As we talk over the phone, Pallett keeps Oyster on our toes as he walks between terminals, readying himself to board a flight to London. Focused, and with a keen intellect, he takes off on tangents, though patience each time reveals a method to the madness. We ask him about the conception of Heartland. "Alicia Keys' song that you're hearing everywhere right now 'New York State of Mind' sounds so different when you hear it in Detroit or Toronto," he begins, and we find ourselves feeling the way a mouse might as it's being batted helplessly between feline paws. "Nobody plays it in L.A., but in New York it has this triumphant quality to it. But then you hear it in Toronto and it has almost a self-deprecating kind of tone. You're singing about this place that is somewhere that you are not." We allow him to explain. Heartland was inspired by intense, personal relationships that Pallett has had with friends, family-members and lovers. It's about that moment when you put your heart on the line, and "you're hoping that your affection will be returned, but it's often quite the opposite reaction. The songs are set within a world that's fictional just because I'd rather say it there than in Toronto. That makes things too dicey. Can you imagine?" Although he's tried to maintain his distance with the album that he calls his "Frankenstein's monster," one track comes from a place a little too close to home. "I think the odd one out on that album maybe is 'E is for Estranged'. It's a more of a personal song for me, and I don't know how comfortable I am with it on the record. It's weird when you hear a bunch of personal sentiment within all these songs that are essentially fiction," the artist confesses, and says that while it freaks him out to play that song live, he doesn't "feel too attached to any of [the other songs], because it feels like they're being sung by somebody else."
We ask Pallett if that somebody else, Lewis, is a fictional representation of his creator, and wonder, with tongue in cheek, if the character's "ultra-violence" might be the result of the artist having spent his formative years playing too many video games. He assures that it's actually the opposite. "I am completely non-violent. Lewis represents, and even the title 'Heartland' itself is meant to represent, this 'otherness' that, being a Canadian fag, I don't ever have to appreciate," he explains, and adds: "The concept of being repressed by sexuality or your appearance doesn't happen, and I read about it, and I hear about it, and I have sympathy for it, but I just can't even imagine what it must be like." While Lewis is theist, heterosexual, and a laborer, the themes in Heartland are not rooted in derision, but rather, respect and attraction, and the album's concept came from the artist's reflection on the fundamental differences between heterosexual and homosexual attraction. In the latter, chemistry occurs between two physically similar beings, and he explains that the 'otherness' of men that are "engaging in activities like smoking and fixing bikes, when you yourself are playing the piano and going to the theatre," is "beautiful, attractive and worth investigating."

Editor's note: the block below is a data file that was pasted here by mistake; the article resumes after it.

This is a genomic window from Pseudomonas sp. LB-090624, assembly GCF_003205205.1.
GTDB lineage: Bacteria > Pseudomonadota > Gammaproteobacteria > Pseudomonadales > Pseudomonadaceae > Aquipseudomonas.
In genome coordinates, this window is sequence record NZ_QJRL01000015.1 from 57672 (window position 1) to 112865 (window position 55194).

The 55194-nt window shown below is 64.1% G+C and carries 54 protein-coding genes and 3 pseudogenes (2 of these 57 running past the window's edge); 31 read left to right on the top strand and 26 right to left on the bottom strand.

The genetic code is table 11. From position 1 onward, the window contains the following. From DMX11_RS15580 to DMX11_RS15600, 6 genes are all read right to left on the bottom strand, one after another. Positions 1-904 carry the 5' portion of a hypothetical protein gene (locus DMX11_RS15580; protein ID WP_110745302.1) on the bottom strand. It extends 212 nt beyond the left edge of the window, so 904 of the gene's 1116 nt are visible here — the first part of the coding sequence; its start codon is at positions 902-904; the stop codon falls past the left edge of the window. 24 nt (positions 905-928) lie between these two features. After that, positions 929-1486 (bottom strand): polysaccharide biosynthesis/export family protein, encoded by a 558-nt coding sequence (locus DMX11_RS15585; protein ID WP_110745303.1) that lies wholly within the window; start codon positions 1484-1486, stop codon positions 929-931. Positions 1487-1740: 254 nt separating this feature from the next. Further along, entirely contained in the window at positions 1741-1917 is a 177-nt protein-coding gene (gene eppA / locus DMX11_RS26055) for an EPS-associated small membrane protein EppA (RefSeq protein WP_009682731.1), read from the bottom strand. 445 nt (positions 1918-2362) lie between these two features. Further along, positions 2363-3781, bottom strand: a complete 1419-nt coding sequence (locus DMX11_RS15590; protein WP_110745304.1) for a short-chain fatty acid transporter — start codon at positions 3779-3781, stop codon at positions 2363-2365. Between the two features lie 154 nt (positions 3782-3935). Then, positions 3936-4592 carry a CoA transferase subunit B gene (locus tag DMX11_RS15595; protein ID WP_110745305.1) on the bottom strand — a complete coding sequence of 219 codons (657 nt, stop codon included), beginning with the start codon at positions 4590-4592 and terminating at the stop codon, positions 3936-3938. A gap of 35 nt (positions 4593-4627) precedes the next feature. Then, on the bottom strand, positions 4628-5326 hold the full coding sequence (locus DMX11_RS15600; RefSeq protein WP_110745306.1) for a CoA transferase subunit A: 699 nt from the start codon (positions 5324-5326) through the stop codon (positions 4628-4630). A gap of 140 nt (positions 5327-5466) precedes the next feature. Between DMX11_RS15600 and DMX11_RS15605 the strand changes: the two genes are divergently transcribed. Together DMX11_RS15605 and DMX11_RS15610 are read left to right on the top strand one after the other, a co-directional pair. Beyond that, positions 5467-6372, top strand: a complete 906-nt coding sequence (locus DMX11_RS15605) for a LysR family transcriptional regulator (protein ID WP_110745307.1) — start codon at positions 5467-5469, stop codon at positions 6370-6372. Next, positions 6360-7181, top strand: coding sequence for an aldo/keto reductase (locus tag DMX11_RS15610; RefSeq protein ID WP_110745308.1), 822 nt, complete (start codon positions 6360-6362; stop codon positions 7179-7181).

Before the interview comes to an end, we discuss with Pallett whether fantasy, in the form of video games or religion, is necessary to deal with the world around us, and he stops to think for a moment. "Well? I feel that theism is rooted in trying to impose order on what is essentially, completely chaotic, but in the case of Dungeons and Dragons, you're taking the pursuit of something, and attributing the result to a series of dice roles. But, video games have endings where you're crowned or ascend to heaven or live happily ever after, right? Well, I think life is probably more like a game of Tetris. It gets harder and harder and harder, and then you die." While he questions whether he'd tackle another solo orchestral album in the same way he did this one, Pallett's career shows no signs of reaching 'game over' yet. His touring schedule is hectic, big names are begging for the addition of his compositions to their albums, and his own songs are stronger than ever. Even if they don't realise it, there'll be plenty of people on the streets of New York and elsewhere humming Owen Pallett's tunes.